With two weeks to go before the highway bill expires and student loan interest rates double, House Republicans are not taking action on either item. Instead, they're once again wasting time on political messaging bills. Their message items this week: two anti-environmental bills that do not create jobs and threaten public health. It’s clear Republicans are more interested in running out the clock than they are in helping students and families or in creating jobs.
A review of Republican inaction on these expiring items:
- It’s been 97 days since the Senate passed a bipartisan highway bill with the support of 74 Senators, and House Republicans still refuse to bring it up for a vote.
- Republicans have suggested that they will not be able to pass a bipartisan highway bill by the June 30 deadline, putting thousands of jobs and construction projects at risk: "Frankly, I think if we get to June 30th, it'd be a six-month extension, and move this thing out of the political realm that it appears to be in at this moment." [Speaker John Boehner, Roll Call 6/7/12]
STUDENT LOAN INTEREST RATES
- Student loan interest rates will double on July 1 without Congressional action.
- This will affect 7.4 million students and cost them $6 billion over the next 10 years – an unacceptable cost for our nation’s students that are facing an already weak economy.
- Republicans have not brought forward a serious, bipartisan effort to prevent these rates from doubling without undermining the middle class or working families.
Here’s what Republicans are focused on instead:
|H.R. 2578 – Conservation and Economic Growth Act|
|H.R. 4480 – Strategic Energy Production Act of 2012|
We’re not the only ones who noticed Republicans are focused on the wrong priorities:
From National Journal: Conservation Bill on Tap In House
“The House will take up the Conservation and Economic Growth Act this week. This package of 14 bills is advertised the way all bills are advertised these days, as being a jobs bill. There are some gems in this one, including a provision allowing deadly force to protect salmon in the Columbia River from ‘aggressive California sea lions,’ and a provision that supports an increase in venues for recreational shooting.”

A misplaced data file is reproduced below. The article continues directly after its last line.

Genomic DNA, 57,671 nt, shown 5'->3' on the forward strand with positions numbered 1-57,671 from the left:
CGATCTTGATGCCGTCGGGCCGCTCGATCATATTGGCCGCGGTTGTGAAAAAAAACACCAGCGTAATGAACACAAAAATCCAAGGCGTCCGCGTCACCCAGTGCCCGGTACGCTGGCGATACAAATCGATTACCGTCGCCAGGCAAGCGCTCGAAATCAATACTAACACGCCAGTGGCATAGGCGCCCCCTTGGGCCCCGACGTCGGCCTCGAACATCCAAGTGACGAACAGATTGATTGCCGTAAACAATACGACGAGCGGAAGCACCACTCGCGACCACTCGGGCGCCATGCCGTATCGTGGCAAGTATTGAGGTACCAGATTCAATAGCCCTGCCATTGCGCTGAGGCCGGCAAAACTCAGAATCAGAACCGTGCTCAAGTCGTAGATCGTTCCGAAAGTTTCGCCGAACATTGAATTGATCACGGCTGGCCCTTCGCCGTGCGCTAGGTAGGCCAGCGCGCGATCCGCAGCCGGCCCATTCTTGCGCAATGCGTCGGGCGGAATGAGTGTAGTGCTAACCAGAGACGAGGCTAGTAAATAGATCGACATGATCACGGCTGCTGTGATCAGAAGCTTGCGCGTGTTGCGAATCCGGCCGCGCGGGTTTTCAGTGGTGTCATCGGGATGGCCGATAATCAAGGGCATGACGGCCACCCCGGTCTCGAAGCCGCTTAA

From Roll Call: House Schedule Is Tight, Political
“Entering a crucial stretch for the student loan debate and transportation reauthorization conference committee, House negotiators will continue churning away this week while the floor debate will be dominated by election-year energy messaging.”
From Washington Post: Congress faces an agenda full of front-burner issues
“Unless Congress acts, the interest rate on federally subsidized student loans will jump from 3.4 percent to 6.8 percent on July 1, raising the cost of college for millions of students. On the same day, without congressional intervention, a short-term measure funding the nation’s highway and bridge-building program will also expire, forcing construction workers off the job.”
From CQ: Deadlines Put Squeeze on Congress
“The bills stalled in front of approaching deadlines are measures that previous Congresses have easily completed. After all, voters across the political spectrum welcome roads and other transportation projects that offer tangible benefits to their communities. And millions of students and their parents are glad to save money on interest payments.”
From the Wall Street Journal: Republicans See Advantages in Go-Slow Approach on Bills
“But some Republicans say they are wary of cutting deals that would curb the options of more-conservative leadership that could be in place next year.”
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